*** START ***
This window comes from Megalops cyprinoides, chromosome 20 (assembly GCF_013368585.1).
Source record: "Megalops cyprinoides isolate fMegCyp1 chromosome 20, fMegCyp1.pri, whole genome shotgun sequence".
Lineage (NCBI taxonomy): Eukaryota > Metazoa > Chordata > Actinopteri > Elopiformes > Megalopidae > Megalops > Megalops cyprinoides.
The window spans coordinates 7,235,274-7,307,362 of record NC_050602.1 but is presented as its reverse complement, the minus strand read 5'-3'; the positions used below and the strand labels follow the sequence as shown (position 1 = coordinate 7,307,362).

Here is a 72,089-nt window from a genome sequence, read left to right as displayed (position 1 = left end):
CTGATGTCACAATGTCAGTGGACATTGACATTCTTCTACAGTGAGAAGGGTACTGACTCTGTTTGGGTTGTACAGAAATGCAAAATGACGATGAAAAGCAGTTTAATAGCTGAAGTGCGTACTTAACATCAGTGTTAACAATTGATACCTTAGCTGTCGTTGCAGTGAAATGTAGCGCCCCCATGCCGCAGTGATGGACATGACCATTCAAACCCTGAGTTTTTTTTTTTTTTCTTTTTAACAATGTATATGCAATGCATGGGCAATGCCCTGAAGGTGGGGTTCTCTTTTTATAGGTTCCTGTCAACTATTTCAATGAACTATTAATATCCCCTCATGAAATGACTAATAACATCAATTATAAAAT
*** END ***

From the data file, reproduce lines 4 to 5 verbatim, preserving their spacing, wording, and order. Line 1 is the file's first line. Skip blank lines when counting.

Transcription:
The window spans coordinates 7,235,274-7,307,362 of record NC_050602.1 but is presented as its reverse complement, the minus strand read 5'-3'; the positions used below and the strand labels follow the sequence as shown (position 1 = coordinate 7,307,362).

Here is a 72,089-nt window from a genome sequence, read left to right as displayed (position 1 = left end):